Saudi Cutouts

Much more revealing about the present moment in the Middle East than the whole Jihadi question was an unprompted remark by the Saudi cultural representative in Sarajevo concerning Iran. Asked about Turkey’s unquestionable cultural influence in Bosnia, he said, “Turkey and Saudi Arabia are the same in Bosnia. Only some other countries are against us. Yes, Iran”. European Bosnia may not seem an obvious place for the raging sectarian tensions that plague the Middle East to surface but maybe the official had in mind the expulsion of four Iranian diplomats accused of spying that was rumoured to be taking place as he was speaking.

The Saudi-built King Fahd Bin AbdulAziz Alsaud mosque in the Alipasino Polje neighborhood of Sarajevo, the Balkan’s largest.

Many Bosniaks, the name for Bosnian Muslims, are not that charmed by either Iran or Saudi Arabia, which a group of youngsters having coffee on a Friday morning in the shade of the looming Saudi mosque in the Alipasino Polje neighborhood of Sarajevo lumped together as “the East”. Ignoring the call to Friday prayer, the law and business students at the café expressed their disapproval of “all that Wahhabi stuff, veils, religion in the street, that we never had before the war.” Yet they did not see a major Jihadist problem in Bosnia either. “We are European, not like those Muslims of the East.”

Gazi Husrev-bey Mosque
The invisible Saudi nipping out for prayer at the Ottoman era Gazi Husrev-bey Mosquein central Sarajevo

The Bosnians have plenty of their own problems to worry about without importing new ones from Turkey, Saudi Arabia or Iran. The sectarian and political mess that persists almost two decade after the war is leaving them behind in the former Yugoslav republics’ drive to join the EU. The corruption, bloody mindedness and astonishing obtuseness of their political leaders has led to such high-farce crises as the babies born in bureaucratic limbo and a national museum closed for lack of a national narrative. Even though a virtual EU protectorate and boosted by Islamic and European goodwill and aid, Bosnia is an object lesson in how civil war and sectarian divisions can screw a place up for years to come.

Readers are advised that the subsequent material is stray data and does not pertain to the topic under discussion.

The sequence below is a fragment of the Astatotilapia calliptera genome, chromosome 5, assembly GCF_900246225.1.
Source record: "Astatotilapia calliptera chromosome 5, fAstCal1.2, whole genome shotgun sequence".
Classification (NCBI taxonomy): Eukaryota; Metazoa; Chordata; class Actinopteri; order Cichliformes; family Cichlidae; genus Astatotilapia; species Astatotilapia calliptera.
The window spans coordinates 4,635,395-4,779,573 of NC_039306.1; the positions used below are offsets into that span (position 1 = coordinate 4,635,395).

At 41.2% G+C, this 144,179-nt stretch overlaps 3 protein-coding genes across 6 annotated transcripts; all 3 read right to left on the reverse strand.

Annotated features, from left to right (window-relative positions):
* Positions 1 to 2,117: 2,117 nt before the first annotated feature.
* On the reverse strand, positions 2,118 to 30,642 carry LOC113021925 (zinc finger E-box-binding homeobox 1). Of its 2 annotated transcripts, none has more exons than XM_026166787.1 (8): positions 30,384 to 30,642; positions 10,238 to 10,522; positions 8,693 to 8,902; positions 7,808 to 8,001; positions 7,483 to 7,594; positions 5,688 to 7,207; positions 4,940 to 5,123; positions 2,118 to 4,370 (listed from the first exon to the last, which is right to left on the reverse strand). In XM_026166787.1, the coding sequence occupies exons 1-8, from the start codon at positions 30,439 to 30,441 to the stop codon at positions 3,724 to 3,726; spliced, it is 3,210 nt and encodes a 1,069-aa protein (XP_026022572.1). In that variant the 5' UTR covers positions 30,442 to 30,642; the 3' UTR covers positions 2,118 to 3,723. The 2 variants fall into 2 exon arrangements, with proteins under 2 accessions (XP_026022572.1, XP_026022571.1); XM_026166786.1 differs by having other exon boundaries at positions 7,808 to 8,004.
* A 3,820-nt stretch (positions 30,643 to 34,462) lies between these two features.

Bosnia National Museum closed

Creative Commons License
Bosnia’s invisible Saudi by Ferry Biedermann is licensed under a Creative Commons Attribution-NonCommercial-NoDerivs 3.0 Unported License.

Green Absinthe by Frederick Seidel


‘Twas brillig and as if I’d drunk
Green absinthe the night before.
The bed felt like an upper bunk
Ten miles above the bedroom floor.

Maybe it’s because I did,
Maybe it’s because I do
Drink a bathtub of poison gas each night and kid
Myself I’m still able to.

Hey, something is coming—what’s that glow?
It’s snow or rain, it’s spring.
It’s chemical weapons. It’s baseball spring training. Whoa!
Mariano Rivera throws a wicked cut fastball—a vicious,
  delicious thing!

Day after day of gray
For Obama in his second term,
And trying not to be poisoned by the horror in Syria today
The apple is trying to digest the worm.

Bashar al-Assad (may his tribe increase!)
Awoke one night from a deep dream of peace,
And saw, within the moonlight in his room,
The dead about to lead him to his doom.

The dead in the streets gape and gasp.
The dead smell like chlorine.
Their dead nostrils tried to breathe the asp.
There’s a waitress at Cafe Luxembourg named Maureen.

Maureen, your eyes are green.
Your parents crossbred Ireland with Russia.
The bloody blarney of the Troubles, ‘tis obscene, Maureen,
And the Kremlin percussionists, if they can, they’ll crush ya.

Yeats walked on the moon and spent the night there.
Back on earth, found his rhetoric and politics and splendor
  and rage.
Soviet Mandelstam rose like Christ from the nightmare,
Rises from the gulag, sunrise on the page.

Something is coming more than we know how.
More than we know how. An asteroid. Soon.
A world-destroying future is exploding toward us now.
Yangon hurtles toward Rangoon.

Maureen, I think I’d better order while one still can!
I’d like the Syria tartare, please, to start.
Then tender baby baboon from the Taliban in Afghanistan.
Picking a dessert is the hard part.